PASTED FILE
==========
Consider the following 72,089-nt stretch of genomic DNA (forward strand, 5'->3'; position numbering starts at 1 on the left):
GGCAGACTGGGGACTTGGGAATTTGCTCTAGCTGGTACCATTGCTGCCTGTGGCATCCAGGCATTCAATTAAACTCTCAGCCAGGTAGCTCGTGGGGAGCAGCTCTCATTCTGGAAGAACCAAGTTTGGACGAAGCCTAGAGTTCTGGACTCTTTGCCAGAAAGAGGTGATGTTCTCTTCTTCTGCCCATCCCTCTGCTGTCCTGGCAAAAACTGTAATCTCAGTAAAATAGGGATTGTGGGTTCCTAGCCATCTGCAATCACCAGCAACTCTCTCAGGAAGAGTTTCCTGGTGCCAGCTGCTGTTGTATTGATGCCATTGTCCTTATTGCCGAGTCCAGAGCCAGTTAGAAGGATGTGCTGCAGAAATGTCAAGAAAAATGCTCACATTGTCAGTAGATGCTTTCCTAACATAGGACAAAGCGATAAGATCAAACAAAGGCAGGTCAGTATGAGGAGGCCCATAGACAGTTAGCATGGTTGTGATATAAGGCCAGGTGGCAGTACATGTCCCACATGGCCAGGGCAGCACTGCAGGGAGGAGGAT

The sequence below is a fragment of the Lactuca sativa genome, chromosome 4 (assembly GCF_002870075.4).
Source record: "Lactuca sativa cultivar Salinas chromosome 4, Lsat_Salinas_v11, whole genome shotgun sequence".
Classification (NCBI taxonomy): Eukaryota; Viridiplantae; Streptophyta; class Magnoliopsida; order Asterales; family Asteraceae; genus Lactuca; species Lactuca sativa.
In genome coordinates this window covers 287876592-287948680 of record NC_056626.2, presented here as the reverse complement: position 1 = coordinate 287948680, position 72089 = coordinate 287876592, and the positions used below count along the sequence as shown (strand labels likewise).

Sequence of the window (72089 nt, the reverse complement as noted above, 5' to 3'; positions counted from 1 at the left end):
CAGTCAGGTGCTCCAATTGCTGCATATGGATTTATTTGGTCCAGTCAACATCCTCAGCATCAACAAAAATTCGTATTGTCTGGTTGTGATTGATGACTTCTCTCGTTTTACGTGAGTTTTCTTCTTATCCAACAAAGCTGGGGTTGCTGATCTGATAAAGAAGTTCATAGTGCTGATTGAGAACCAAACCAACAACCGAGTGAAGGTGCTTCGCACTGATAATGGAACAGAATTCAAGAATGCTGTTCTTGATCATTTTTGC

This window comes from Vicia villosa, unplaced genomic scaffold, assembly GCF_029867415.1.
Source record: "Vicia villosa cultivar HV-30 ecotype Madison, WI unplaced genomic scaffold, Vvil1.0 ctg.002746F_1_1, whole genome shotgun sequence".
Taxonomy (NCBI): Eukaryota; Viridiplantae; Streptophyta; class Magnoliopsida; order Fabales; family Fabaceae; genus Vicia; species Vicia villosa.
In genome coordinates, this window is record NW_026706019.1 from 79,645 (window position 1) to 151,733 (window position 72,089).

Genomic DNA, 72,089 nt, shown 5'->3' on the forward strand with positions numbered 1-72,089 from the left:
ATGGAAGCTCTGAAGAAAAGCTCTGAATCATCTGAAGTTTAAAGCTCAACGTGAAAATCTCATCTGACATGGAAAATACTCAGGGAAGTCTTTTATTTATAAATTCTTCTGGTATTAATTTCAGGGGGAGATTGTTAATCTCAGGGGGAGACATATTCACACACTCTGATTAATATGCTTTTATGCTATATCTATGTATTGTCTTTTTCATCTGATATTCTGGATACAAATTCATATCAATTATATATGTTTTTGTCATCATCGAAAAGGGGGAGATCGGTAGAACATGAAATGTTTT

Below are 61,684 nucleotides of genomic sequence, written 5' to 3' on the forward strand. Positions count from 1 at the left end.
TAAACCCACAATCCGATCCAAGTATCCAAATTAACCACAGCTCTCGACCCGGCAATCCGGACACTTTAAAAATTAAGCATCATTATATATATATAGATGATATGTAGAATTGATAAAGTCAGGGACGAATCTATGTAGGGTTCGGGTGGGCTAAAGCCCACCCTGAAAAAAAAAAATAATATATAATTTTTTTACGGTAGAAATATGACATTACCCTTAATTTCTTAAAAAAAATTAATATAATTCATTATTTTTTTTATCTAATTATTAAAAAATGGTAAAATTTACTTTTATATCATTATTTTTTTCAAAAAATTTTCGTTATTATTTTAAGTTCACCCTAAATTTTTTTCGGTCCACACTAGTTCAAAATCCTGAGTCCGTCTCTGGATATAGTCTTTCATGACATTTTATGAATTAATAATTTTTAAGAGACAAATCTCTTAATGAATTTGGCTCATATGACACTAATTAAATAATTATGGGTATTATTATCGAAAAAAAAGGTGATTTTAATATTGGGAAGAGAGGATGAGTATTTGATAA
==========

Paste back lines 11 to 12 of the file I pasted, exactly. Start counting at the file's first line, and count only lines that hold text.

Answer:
Taxonomy (NCBI): Eukaryota; Viridiplantae; Streptophyta; class Magnoliopsida; order Fabales; family Fabaceae; genus Vicia; species Vicia villosa.
In genome coordinates, this window is record NW_026706019.1 from 79,645 (window position 1) to 151,733 (window position 72,089).